December 11, 2023 | Rome, Italy

Farewell, Western growth?

By |2018-03-21T18:19:56+01:00April 8th, 2013|"Foreign Affairs"|
The Fifth BRICS summit in Durban included South Africa for the first time.

re high growth rates a thing of the past? As Europe struggles to overcome economic depression, potentially in vain, the United States continues its slow recovery from the worst effects of a crisis now well into its second decade. But American growth will probably never again measure up to those of the planet’s expanding economies.

The U.S. Gross Domestic Product may grow 1 1/2 to two percent a year, but will probably never rise permanently above that mark. For Europe, one percent a year is perhaps the best it can hope for, even with recovery.

We’re talking about a semi-stagnation rate not unlike that the situation Japan has endured since the early 1990s. Fear of Japanese contagion led then-Federal Reserve chief Alan Greenspan to sharply knock down interest rates at the beginning of the dotcom bubble of 2000, which in turn fueled real estate speculation and led indirectly to the 2007-2008 crisis.

This gloomy scenario does not hold true for Asia and elsewhere. On the contrary.

The BRICS countries — Brazil, Russia, India, China and South Africa — recently held a summit in Durban, the group’s fifth overall but the first including South Africa, where leaders discussed how they might increase cooperation, including possible creating an investment bank. The international status of these states has risen sharply, which a few numbers reflect. BRIC foreign trade rose from around $28 billion in 2000 to about $290 billion in 2013. Foreign currency reserves grew from $400 billion to over $4.5 trillion. The economic growth rate of the bloc has averaged about six percent annually over the last decade-and-a-half.

But in social, political and economic terms the BRIC countries are far from a homogeneous unit. They serve merely as a yardstick to measure change. The last 13 years have witnessed a systemic transformation in geopolitical weights destined to affect everyone the years ahead.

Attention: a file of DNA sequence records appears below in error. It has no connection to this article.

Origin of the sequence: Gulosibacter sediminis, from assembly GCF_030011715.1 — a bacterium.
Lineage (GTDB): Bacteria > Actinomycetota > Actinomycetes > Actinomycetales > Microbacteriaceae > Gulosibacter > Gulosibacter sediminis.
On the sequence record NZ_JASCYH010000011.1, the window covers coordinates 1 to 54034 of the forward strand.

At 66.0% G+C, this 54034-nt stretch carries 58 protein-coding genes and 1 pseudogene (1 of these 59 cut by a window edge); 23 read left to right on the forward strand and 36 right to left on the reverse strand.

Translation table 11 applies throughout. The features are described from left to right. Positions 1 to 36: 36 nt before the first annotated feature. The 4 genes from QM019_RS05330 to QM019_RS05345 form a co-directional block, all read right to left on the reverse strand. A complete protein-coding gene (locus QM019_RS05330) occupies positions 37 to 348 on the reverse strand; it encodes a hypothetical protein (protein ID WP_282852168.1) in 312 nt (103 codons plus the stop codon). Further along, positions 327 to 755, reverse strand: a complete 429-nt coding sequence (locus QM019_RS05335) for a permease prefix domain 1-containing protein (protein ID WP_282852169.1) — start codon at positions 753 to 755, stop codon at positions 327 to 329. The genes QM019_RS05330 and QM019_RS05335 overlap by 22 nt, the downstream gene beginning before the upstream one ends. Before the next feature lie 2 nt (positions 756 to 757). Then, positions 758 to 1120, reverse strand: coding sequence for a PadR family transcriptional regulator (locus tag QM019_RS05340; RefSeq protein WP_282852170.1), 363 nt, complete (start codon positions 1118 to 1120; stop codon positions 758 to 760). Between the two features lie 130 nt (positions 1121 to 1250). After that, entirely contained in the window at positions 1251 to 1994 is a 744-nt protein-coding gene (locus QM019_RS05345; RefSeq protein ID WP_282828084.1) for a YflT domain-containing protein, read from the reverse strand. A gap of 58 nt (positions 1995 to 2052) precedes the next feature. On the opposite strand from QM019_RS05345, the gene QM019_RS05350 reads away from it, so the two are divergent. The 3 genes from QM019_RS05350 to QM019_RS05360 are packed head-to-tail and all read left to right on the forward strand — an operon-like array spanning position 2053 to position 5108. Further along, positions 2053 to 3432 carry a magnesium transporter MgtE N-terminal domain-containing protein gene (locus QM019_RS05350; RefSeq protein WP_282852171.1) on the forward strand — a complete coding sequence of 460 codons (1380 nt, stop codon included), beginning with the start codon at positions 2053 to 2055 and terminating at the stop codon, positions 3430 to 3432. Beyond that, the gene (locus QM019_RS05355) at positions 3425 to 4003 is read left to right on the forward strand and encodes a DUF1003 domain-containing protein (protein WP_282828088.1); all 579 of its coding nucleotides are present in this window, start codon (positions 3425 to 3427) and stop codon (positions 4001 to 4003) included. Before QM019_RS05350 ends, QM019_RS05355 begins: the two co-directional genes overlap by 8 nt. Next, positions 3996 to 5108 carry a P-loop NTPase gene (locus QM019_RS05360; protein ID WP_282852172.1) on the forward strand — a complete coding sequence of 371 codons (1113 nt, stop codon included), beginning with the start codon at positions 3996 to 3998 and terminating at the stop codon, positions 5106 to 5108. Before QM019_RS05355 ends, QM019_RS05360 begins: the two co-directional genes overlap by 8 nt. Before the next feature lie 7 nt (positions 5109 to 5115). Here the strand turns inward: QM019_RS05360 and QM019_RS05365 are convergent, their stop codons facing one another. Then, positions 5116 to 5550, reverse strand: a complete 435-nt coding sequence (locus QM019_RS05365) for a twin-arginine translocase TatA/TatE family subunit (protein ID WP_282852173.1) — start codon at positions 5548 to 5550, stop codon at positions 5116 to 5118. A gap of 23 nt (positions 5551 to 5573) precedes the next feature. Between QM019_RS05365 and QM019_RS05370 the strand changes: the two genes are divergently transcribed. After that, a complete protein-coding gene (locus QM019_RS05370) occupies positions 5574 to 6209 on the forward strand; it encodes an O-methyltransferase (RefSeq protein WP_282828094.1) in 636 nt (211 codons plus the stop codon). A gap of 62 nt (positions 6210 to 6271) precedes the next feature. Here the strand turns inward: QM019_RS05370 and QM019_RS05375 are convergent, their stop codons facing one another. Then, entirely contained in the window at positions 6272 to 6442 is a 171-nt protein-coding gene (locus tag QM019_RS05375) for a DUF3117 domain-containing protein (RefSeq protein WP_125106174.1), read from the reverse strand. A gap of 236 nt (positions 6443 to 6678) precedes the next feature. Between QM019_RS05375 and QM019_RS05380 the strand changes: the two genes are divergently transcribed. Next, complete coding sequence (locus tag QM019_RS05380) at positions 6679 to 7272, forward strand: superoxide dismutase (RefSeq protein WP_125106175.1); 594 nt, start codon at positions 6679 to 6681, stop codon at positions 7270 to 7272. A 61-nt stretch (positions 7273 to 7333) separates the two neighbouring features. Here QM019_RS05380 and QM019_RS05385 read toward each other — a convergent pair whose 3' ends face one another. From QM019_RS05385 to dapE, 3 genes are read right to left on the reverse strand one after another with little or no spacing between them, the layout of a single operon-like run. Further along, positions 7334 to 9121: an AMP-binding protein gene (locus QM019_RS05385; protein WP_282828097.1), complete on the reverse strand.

In Asia, growth has been more remarkable than ever, and traditional paradigms shattered. China’s GDP (North Korea permitting) will soon reach $8 trillion a year and that of India $1.6 trillion. In the year 2000 they stood at $1.3 and $0.6 trillion, respectively.

Chinese GDP was about 15 percent of that of the U.S. in 2000. It will reach around 50 percent in the not-too-distant future. If China continued growing at this rate it would overtake the U.S. economy by the year 2030. But that’s unlikely.

Unlike BRIC countries, which have grown largely because of rising commodity prices, the boom in Asia is a result of rapid industrial expansion, which has begun having an impact on the world economy. Both China and India are now major global investors, often to obtain the raw materials — oil, natural gas, copper and agricultural products — needed to fuel their growth, but also, increasingly, to find outlets for their industrial products.

Asian companies will soon provide countless new jobs both in the industrialized and the developing world. Some of this is already evident in the car, steel, textile and fashion industries, both in Europe and the U.S., and in raw material production in Africa and Latin America.

The technological capability of these nations has also blossomed. China and India have independent space programs as well as sophisticated ship-building and machine tool industries. India has moved to the forefront in pharmaceuticals. Indonesia, Thailand and Taiwan all have growing tech-based industries.

These developments represent a real trend, one that’s unlikely to be reversed. In the 18th- century, before the European and American boom, the GDP of China and India was equivalent to an estimated 50 percent of the world’s economy. It has now reached about 13 percent, and Asia may well again return to the 50 percent mark in the coming decades.

The impact of such a change in the world balance of power will be enormous. Some changes are certainly overdue and may be traumatic for the West, overturning traditional relationships. To mention just one: until the late 1990s, the foreign debt of the developing countries was considered a fundamental problem in the West. Today, with the growth of financial resources in Asia and elsewhere, only two decades after being labeled a burden by governments and mass media, that debt is now considered largely irrelevant.

About the Author:

Vittorio Jucker was the author of the column "The Economist" from its creation in 2012 to mid-2017.